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Rep. Jenniffer Gonzalez Introduces Puerto Rico Admission Act of 2018

Puerto Rico Resident Commissioner Jenniffer Gonzalez-Colon introduced legislation today that would set Puerto Rico on the path to statehood.

The bill, HR 6246 or the Puerto Rico Admission Act of 2018, begins with a summary of the history of the relationship between the United States and Puerto Rico, from U.S. acquisition of Puerto Rico from Spain through the conferral of U.S. citizenship and the “ambiguous, inconsistent and indirect application of the United States Constitution” since then.

The legislation lists the inequities inherent in Puerto Rico’s status as an unincorporated territory. “Congressional policies to date have disenfranchised the approximately 3,400,000 United States citizens residing in Puerto Rico who do not enjoy a democratic form of government at the national level as they cannot vote in the election of the President and Vice President of the United States, are not represented in the United States Senate, and only have one Resident Commissioner in the United States House of Representatives, who can only vote in the Congressional committees to which she or he is assigned.”

The proposal goes on to report the votes in 2012 and 2017 favoring statehood.

“Puerto Ricans have contributed greatly to the Nation in all fields of endeavor, both in war and in peace,” the bill continues. “Over 250,000 have served in the United 14 States Armed Forces, many paying the ultimate sacrifice. They not only deserve, but have earned the right to have their voices heard.”

The bill states that its purpose is to admit Puerto Rico as a state. “The territory of Puerto Rico thereupon shall become a State of the United States, and admitted into the Union on an equal footing and in true permanent union with the other States in all respects whatsoever.” This is the traditional way to phrase this type of bill.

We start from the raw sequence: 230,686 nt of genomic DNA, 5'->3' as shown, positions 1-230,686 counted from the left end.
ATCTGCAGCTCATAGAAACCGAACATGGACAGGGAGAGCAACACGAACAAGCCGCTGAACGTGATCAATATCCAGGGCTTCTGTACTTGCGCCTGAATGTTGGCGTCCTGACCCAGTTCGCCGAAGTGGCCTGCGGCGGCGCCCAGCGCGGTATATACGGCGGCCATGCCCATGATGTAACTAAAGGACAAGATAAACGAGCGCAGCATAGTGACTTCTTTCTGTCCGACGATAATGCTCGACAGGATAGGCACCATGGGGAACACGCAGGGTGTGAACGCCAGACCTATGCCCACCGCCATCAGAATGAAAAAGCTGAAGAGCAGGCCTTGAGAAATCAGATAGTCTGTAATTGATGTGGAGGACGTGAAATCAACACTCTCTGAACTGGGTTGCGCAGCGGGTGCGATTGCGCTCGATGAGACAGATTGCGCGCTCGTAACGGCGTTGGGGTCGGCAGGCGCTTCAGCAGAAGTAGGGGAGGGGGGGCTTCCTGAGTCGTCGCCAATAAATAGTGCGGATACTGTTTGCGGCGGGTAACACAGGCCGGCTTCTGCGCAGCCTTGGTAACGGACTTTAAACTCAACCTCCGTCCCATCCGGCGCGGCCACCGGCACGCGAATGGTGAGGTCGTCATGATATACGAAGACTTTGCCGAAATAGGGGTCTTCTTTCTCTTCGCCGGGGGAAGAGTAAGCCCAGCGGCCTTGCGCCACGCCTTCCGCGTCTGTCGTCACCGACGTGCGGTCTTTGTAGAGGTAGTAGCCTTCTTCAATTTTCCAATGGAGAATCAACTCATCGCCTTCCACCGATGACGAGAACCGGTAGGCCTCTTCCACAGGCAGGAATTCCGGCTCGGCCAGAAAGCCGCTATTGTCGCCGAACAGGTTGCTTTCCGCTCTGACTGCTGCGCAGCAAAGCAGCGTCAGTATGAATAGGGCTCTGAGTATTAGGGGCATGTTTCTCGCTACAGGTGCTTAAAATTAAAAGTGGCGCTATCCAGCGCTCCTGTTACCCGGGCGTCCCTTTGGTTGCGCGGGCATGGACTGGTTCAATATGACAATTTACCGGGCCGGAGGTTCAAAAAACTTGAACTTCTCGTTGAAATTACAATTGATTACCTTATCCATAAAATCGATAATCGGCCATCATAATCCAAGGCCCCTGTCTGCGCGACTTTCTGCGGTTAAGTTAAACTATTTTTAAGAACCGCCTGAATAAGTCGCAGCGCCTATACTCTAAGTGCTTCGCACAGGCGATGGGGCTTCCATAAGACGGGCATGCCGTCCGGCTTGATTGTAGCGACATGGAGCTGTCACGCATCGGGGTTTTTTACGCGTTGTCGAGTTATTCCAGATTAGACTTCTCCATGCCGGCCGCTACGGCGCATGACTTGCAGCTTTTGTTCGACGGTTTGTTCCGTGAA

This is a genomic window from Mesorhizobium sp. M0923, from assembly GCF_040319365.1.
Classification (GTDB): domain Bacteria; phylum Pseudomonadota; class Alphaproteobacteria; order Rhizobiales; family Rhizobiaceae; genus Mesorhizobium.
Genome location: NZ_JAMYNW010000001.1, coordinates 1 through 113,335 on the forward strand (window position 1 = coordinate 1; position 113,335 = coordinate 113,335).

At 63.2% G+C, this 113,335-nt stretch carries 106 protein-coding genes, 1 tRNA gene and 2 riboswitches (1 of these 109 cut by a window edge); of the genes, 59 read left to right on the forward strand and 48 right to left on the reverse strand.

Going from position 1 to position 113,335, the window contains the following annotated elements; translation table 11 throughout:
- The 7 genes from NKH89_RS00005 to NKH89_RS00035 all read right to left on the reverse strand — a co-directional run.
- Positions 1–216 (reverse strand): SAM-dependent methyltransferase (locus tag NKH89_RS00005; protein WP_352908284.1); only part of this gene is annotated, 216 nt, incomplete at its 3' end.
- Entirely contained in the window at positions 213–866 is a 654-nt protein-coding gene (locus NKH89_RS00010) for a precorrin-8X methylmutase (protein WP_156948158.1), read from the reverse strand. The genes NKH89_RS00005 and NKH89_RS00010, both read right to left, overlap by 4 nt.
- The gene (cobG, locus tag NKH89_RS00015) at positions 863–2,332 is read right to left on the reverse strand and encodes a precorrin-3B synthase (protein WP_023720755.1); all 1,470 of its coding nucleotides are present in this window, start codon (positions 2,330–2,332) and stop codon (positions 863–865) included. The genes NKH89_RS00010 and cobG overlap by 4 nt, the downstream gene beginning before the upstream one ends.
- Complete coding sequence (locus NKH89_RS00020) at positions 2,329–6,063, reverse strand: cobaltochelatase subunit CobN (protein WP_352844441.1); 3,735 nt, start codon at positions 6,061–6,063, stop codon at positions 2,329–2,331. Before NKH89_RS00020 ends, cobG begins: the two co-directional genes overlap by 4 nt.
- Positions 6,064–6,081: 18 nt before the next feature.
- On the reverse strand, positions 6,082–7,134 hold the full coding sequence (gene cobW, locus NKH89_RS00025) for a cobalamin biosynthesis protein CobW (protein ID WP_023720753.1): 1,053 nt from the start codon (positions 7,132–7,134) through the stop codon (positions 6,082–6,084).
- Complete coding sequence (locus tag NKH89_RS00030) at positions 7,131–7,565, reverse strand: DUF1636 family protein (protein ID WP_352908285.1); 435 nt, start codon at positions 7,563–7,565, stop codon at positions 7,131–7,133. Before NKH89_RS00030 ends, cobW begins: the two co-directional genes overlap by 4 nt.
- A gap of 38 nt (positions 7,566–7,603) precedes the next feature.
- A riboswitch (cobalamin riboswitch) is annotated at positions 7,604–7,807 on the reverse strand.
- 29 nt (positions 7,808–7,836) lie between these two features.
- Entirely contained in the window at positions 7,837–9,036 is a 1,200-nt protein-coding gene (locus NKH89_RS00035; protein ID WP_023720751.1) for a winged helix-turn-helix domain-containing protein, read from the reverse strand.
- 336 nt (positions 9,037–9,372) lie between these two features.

The Gonzalez Colon proposal will also establish a Congressional Task Force on Equality for the United States Citizens of Puerto Rico. This Task Force will identify the areas in which laws need to be updated, determine what kinds of temporary economic support Puerto Rico might need in its transition to statehood, and undertake other tasks important to the transition.

The President of the United States is then called upon to make a public proclamation of Puerto Rico’s statehood.

The original Republican Co-sponsors of the bill:

  1. Jenniffer González-Colón (PR)
  2. Rob Bishop (Utah)
  3. Don Young (Alaska)
  4. Sean Duffy (Wisconsin)
  5. Thomas MacArthur (New Jersey)
  6. Elise M. Stefanik (New York)
  7. Ileana Ros-Lehtinen (Florida)
  8. Amata Radewagen (American Samoa)
  9. Jim Banks (Indiana)
  10. Don Bacon (Nebraska)
  11. Carlos Curbelo (Florida)
  12. Peter T. King (New York)
  13. Ron DeSantis (Florida)
  14. Mario Diaz-Balart (Florida)
  15. Ted S. Yoho (Florida)
  16. Brian K. Fitzpatrick (Pennsylvania)
  17. Claudia Tenney (New York)
  18. Raul R. Labrador (Idaho)
  19. Ryan A. Costello (Pennsylvania)
  20. David A. Trott (Michigan)
  21. Jeff Denham (California)
  22. Scott Taylor (Virginia)

The original Democratic Co-sponsors of the bill:

  1. Stephanie Murphy (Florida)
  2. Gregorio Sablan (Northern Marianas)
  3. Darren Soto (Florida)
  4. Gene Green (Texas)
  5. Jamie Raskin (Maryland)
  6. Juan Vargas (California)
  7. Donald S. Beyer (Virginia)
  8. Madeleine Z. Bordallo (Guam)
  9. Debbie Wasserman Schultz (Florida)
  10. Stacey Plaskett (Virgin Islands)
  11. Elizabeth Esty (Connecticut)
  12. James McGovern (Massachusetts)
  13. Anthony Brown (Maryland)
  14. Joyce Beatty (Ohio)

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